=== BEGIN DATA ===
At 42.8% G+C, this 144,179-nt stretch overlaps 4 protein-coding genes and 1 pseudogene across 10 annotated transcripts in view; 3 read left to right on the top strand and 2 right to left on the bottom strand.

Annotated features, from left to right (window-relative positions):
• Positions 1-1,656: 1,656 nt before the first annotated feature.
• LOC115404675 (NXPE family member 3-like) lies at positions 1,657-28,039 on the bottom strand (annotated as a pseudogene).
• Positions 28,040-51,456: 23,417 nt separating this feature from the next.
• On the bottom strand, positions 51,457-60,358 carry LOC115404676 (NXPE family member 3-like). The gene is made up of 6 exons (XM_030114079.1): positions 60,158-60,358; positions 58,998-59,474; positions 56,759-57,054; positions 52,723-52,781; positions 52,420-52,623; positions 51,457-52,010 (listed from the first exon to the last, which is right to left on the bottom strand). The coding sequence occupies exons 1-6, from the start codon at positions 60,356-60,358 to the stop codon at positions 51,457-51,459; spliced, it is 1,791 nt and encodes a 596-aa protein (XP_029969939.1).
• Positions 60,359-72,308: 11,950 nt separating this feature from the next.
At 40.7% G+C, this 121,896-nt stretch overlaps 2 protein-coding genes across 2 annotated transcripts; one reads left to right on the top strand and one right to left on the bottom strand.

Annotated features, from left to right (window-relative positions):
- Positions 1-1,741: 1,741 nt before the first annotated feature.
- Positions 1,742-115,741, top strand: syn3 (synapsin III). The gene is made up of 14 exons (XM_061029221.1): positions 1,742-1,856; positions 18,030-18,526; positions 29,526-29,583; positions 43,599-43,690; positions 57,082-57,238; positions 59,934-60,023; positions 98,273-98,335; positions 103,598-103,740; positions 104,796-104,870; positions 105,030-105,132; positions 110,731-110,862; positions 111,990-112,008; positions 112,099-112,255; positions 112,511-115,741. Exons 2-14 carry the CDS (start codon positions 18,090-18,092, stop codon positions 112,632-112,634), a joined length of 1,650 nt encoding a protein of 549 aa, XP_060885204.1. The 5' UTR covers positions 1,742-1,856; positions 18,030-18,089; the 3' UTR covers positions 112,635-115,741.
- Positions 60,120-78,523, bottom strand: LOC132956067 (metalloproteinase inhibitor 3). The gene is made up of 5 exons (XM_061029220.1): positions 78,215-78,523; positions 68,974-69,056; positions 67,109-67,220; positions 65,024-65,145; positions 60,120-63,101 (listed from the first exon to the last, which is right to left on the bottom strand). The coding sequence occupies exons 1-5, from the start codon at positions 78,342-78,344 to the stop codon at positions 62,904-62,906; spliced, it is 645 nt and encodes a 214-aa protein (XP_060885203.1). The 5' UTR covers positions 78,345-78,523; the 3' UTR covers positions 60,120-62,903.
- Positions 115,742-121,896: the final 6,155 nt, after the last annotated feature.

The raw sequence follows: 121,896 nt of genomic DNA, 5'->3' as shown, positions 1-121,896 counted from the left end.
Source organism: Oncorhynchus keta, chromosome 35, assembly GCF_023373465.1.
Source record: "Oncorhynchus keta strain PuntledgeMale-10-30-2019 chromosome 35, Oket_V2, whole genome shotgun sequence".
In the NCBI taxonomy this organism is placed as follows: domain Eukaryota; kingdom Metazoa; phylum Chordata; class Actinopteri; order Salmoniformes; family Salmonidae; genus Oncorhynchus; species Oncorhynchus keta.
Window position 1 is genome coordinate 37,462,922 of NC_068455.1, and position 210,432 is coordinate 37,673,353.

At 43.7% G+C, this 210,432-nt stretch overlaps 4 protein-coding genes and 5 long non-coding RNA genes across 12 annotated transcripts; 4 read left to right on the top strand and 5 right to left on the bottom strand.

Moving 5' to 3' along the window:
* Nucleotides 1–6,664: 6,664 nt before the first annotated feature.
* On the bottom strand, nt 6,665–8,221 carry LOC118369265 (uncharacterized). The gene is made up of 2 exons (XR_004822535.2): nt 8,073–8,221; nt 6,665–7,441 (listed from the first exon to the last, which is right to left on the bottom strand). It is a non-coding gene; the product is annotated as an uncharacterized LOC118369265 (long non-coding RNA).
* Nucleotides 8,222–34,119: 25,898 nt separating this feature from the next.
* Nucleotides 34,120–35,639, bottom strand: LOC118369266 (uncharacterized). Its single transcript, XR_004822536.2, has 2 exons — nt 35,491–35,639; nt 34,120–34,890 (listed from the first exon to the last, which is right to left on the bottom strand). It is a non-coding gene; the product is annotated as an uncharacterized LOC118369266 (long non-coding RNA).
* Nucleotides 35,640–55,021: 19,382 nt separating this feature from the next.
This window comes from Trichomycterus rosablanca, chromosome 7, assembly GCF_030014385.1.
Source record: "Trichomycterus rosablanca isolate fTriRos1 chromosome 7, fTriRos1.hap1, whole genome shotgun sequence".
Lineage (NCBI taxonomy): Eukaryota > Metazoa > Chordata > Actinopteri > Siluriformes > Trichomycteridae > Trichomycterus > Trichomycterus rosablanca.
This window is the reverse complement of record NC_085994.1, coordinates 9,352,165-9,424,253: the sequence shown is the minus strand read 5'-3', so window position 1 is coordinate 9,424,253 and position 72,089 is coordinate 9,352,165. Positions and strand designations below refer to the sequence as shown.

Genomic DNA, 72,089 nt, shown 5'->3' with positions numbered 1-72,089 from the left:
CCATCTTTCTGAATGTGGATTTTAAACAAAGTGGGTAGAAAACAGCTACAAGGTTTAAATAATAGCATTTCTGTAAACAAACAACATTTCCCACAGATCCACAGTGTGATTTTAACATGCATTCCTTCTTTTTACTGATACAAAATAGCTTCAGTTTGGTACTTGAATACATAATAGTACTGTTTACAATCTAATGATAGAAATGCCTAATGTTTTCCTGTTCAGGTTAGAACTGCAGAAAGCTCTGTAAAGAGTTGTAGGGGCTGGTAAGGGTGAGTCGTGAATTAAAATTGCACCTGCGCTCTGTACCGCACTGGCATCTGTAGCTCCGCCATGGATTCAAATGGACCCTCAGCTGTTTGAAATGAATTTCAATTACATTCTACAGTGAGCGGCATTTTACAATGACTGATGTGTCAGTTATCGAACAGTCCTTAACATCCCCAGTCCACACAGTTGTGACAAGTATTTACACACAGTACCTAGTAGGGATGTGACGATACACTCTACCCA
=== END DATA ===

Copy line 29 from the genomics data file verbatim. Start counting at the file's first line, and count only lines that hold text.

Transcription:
This window is the reverse complement of record NC_085994.1, coordinates 9,352,165-9,424,253: the sequence shown is the minus strand read 5'-3', so window position 1 is coordinate 9,424,253 and position 72,089 is coordinate 9,352,165. Positions and strand designations below refer to the sequence as shown.